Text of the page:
heavyweight Meaning in the Cambridge English Dictionary
Cambridge Dictionaries online Cambridge Dictionaries online

The most popular online dictionary and thesaurus for learners of English

Meaning of “heavyweight” in the English Dictionary

"heavyweight" in British English

See all translations

heavyweightnoun [C]

uk   us   /ˈhev.ɪ.weɪt/
aboxer who ​weighs more than 175 ​pounds (79.5 ​kilograms) and is ​therefore in the ​heaviestgroup: Mike Tyson was heavyweight ​champion of the ​world. a ​person or thing that is ​important or ​serious and that other ​peoplenotice: Her ​extraordinaryintelligence and ​speakingability made her a ​political heavyweight.
(Definition of heavyweight from the Cambridge Advanced Learner’s Dictionary & Thesaurus © Cambridge University Press)

"heavyweight" in American English

See all translations

heavyweightnoun [C]

 us   /ˈhev·iˌweɪt/

heavyweight noun [C] (BOXING)

in ​boxing, a ​competitor who ​weighs more than 175 ​pounds, or 79.5 ​kilograms, and is in the ​heaviestgroup

heavyweight noun [C] (IMPORTANT PERSON)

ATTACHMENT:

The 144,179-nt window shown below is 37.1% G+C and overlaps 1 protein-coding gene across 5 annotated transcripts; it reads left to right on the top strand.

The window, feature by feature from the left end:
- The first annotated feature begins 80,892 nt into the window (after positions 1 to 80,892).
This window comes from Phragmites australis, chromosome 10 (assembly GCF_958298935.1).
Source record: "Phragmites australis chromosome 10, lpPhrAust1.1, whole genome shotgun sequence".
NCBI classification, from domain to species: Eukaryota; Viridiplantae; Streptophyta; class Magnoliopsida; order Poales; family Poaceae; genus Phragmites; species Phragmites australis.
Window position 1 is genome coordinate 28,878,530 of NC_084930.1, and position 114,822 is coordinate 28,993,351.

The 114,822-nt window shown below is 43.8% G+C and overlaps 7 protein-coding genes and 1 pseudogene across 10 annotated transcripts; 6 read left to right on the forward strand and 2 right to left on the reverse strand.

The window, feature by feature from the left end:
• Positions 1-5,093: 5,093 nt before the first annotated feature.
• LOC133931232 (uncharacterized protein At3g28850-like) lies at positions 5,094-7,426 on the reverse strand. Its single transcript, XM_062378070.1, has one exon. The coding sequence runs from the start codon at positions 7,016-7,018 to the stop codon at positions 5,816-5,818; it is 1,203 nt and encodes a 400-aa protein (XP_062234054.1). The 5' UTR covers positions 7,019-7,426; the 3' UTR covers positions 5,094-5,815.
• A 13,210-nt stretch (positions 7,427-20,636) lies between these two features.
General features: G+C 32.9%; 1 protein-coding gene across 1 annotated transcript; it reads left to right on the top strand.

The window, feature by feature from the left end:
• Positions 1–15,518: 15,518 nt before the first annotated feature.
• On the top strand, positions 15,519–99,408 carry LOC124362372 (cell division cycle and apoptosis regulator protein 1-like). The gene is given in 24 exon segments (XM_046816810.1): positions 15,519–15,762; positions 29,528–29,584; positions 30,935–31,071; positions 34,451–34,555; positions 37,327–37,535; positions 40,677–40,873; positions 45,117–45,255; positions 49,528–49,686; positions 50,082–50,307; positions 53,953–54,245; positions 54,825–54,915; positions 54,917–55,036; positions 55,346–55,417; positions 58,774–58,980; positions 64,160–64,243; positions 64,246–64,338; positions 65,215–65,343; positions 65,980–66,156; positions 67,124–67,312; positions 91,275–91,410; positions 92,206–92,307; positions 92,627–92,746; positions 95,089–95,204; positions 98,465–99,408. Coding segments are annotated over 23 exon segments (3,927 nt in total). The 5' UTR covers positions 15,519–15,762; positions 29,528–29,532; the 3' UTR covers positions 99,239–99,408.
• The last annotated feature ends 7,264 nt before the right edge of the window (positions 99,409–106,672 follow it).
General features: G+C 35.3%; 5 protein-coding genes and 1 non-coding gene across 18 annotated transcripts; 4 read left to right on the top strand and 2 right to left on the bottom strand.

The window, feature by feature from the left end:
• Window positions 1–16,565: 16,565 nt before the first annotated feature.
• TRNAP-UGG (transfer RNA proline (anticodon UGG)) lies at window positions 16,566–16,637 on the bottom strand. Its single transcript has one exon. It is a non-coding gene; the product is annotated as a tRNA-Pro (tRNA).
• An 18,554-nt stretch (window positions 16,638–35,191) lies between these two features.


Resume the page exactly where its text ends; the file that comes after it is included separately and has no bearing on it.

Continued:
someone who has a lot of ​power in a ​particularbusiness or ​activity: a ​political heavyweight
(Definition of heavyweight from the Cambridge Academic Content Dictionary © Cambridge University Press)

"heavyweight" in Business English

See all translations

heavyweightnoun [C]

uk   us   /ˈheviweɪt/
a very ​successful and powerful ​person or ​company: In ​order to ​promote London as a ​worldfinancialcentre, the Prime Minister will ​meet with City heavyweights later this week.a political/industry/market heavyweight Market heavyweights will ​updateinvestors in the first-quarter ​earningsseason. a heavyweight ​backer/​broker
See also
(Definition of heavyweight from the Cambridge Business English Dictionary © Cambridge University Press)
What is the pronunciation of heavyweight?
Add Cambridge dictionaries to your browser to your website

More meanings of “heavyweight”

Word of the Day

harvest

to pick and collect crops, or to collect plants, animals, or fish to eat

Word of the Day

In London but at the station: prepositions for talking about travel
In London but at the station: prepositions for talking about travel
by Liz Walter,
September 02, 2015
Several readers have asked for information on prepositions, so I will start with a blog post that looks at an area where they are really important: travel. The first thing to remember is that we use to (and not ‘in’) after the verb go: We are going to London. I went to

Read More 

parklet noun
parklet noun
August 31, 2015
a public outdoor space that may be associated with a local business but where anyone can sit Pop-up cafes in NY are what’s actually called parklets in many other places around the country.

Read More